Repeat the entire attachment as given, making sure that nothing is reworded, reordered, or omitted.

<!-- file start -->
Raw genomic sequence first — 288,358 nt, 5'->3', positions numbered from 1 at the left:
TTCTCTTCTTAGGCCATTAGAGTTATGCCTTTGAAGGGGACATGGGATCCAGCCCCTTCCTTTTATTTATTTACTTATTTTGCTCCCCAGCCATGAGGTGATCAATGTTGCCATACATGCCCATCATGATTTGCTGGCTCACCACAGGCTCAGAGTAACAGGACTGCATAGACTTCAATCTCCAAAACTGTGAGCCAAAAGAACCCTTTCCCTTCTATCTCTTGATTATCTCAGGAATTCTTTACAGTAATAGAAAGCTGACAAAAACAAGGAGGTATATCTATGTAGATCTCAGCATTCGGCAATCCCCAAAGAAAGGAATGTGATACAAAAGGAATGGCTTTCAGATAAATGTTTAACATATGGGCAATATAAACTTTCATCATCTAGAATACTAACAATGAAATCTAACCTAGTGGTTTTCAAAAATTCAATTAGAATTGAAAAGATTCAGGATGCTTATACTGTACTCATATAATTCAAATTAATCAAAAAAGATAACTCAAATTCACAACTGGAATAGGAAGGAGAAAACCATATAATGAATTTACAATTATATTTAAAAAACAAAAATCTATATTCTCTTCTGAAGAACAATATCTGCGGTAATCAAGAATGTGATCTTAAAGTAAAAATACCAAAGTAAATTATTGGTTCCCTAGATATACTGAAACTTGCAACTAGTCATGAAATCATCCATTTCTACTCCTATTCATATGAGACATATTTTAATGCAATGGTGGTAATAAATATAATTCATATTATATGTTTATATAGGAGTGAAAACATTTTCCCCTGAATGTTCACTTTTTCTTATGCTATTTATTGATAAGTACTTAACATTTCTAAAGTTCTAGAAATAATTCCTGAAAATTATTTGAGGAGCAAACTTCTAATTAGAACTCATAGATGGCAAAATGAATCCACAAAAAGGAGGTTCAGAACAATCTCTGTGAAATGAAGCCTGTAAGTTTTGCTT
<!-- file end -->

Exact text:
Raw genomic sequence first — 288,358 nt, 5'->3', positions numbered from 1 at the left:
TTCTCTTCTTAGGCCATTAGAGTTATGCCTTTGAAGGGGACATGGGATCCAGCCCCTTCCTTTTATTTATTTACTTATTTTGCTCCCCAGCCATGAGGTGATCAATGTTGCCATACATGCCCATCATGATTTGCTGGCTCACCACAGGCTCAGAGTAACAGGACTGCATAGACTTCAATCTCCAAAACTGTGAGCCAAAAGAACCCTTTCCCTTCTATCTCTTGATTATCTCAGGAATTCTTTACAGTAATAGAAAGCTGACAAAAACAAGGAGGTATATCTATGTAGATCTCAGCATTCGGCAATCCCCAAAGAAAGGAATGTGATACAAAAGGAATGGCTTTCAGATAAATGTTTAACATATGGGCAATATAAACTTTCATCATCTAGAATACTAACAATGAAATCTAACCTAGTGGTTTTCAAAAATTCAATTAGAATTGAAAAGATTCAGGATGCTTATACTGTACTCATATAATTCAAATTAATCAAAAAAGATAACTCAAATTCACAACTGGAATAGGAAGGAGAAAACCATATAATGAATTTACAATTATATTTAAAAAACAAAAATCTATATTCTCTTCTGAAGAACAATATCTGCGGTAATCAAGAATGTGATCTTAAAGTAAAAATACCAAAGTAAATTATTGGTTCCCTAGATATACTGAAACTTGCAACTAGTCATGAAATCATCCATTTCTACTCCTATTCATATGAGACATATTTTAATGCAATGGTGGTAATAAATATAATTCATATTATATGTTTATATAGGAGTGAAAACATTTTCCCCTGAATGTTCACTTTTTCTTATGCTATTTATTGATAAGTACTTAACATTTCTAAAGTTCTAGAAATAATTCCTGAAAATTATTTGAGGAGCAAACTTCTAATTAGAACTCATAGATGGCAAAATGAATCCACAAAAAGGAGGTTCAGAACAATCTCTGTGAAATGAAGCCTGTAAGTTTTGCTT